Gigantopithecus blacki – The Original King Kong
The original King Kong film was released in 1933. Merian C Cooper (who produced the film) along with Edgar Wallace (the writer of the screen play) wrote the story, a twist on “Beauty and the Beast” between them. It was the pioneering special effects engineer Willis H. O’Brien that brought King Kong, the gigantic ape and the prehistoric animals that shared Skull Island to life. The 1925 film “The Lost World” was a very big influence on the original King Kong movie. In the novel, the Lost World, written by Sir Arthur Conan Doyle, a team of daring explorers led by Professor Challenger venture up a remote plateau and encounter prehistoric creatures.
Kong the great ape, is worshipped by the natives on Skull Island. Kong falls for the beautiful actress that accompanies the explorers as they visit the island. The actress is offered to Kong as a sacrifice, but the huge simian does not eat her but steals her away into the jungle. Kong is eventually captured and taken to New York as the “Eighth Wonder of the World”. However, the ape escapes from his shackles and meets his end on top of the Empire State Building in perhaps one of the most memorable scenes in the whole of cinema.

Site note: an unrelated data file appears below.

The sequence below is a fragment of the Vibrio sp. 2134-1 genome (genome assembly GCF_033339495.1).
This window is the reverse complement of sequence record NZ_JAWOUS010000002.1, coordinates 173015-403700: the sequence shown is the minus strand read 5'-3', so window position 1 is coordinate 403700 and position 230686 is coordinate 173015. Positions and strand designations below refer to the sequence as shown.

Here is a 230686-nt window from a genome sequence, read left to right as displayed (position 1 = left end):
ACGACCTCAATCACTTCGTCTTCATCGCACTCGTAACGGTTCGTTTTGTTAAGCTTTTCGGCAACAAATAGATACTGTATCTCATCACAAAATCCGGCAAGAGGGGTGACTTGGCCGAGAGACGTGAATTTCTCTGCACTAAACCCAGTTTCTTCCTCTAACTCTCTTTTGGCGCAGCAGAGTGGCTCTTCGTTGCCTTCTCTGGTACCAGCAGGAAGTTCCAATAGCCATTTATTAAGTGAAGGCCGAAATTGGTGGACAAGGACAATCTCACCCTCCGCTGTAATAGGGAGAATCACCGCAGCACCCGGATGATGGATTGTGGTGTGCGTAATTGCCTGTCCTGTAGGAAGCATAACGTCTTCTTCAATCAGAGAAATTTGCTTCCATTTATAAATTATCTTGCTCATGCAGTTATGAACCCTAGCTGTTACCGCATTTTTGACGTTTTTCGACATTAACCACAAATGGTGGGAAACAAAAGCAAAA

Giant apes the size of Kong, as far as we can tell from the fossil record did not exist, Kong was the figment of the script writer’s imagination. The fossil record for primates and early human ancestors is actually very incomplete, although there is no credible evidence to suggest that giant gorillas roamed the Earth. However, sometimes real life can reflect fiction. Two years after the film King Kong was released a German palaeoanthropologist Ralph von Koenigswald purchased a very large molar from a Hong Kong pharmacy. Animal teeth and bones are commonly used in Chinese medicine, even today. Chinese doctors used “dragons teeth” found in remote caves in a number of traditional medicines. Koenigswald correctly identified the tooth as a molar from an unknown, giant primate species. He went onto name the animal Gigantopithecus blacki.
Gigantopithecus fossils are known from South east Asia (China and Vietnam), this animal lived during the Pliocene epoch but survived into the Pleistocene, before finally becoming extinct approximately 200,000 years ago. Like Orangutans and Gorillas extant species today, the males were much larger than females. A mature male could weigh over 500 kilogrammes and stand 3.1 metres tall.
A Scale Drawing of Gigantopithecus
Picture Credit: Everything Dinosaur
Although known from a few fragments of jawbone the rest of the animal has been deduced following studies of extant species of primate. Fortunately, for our ancestors and other hominids such as Homo erectus, Gigantopithecus was a herbivore, feeding mainly on bamboo.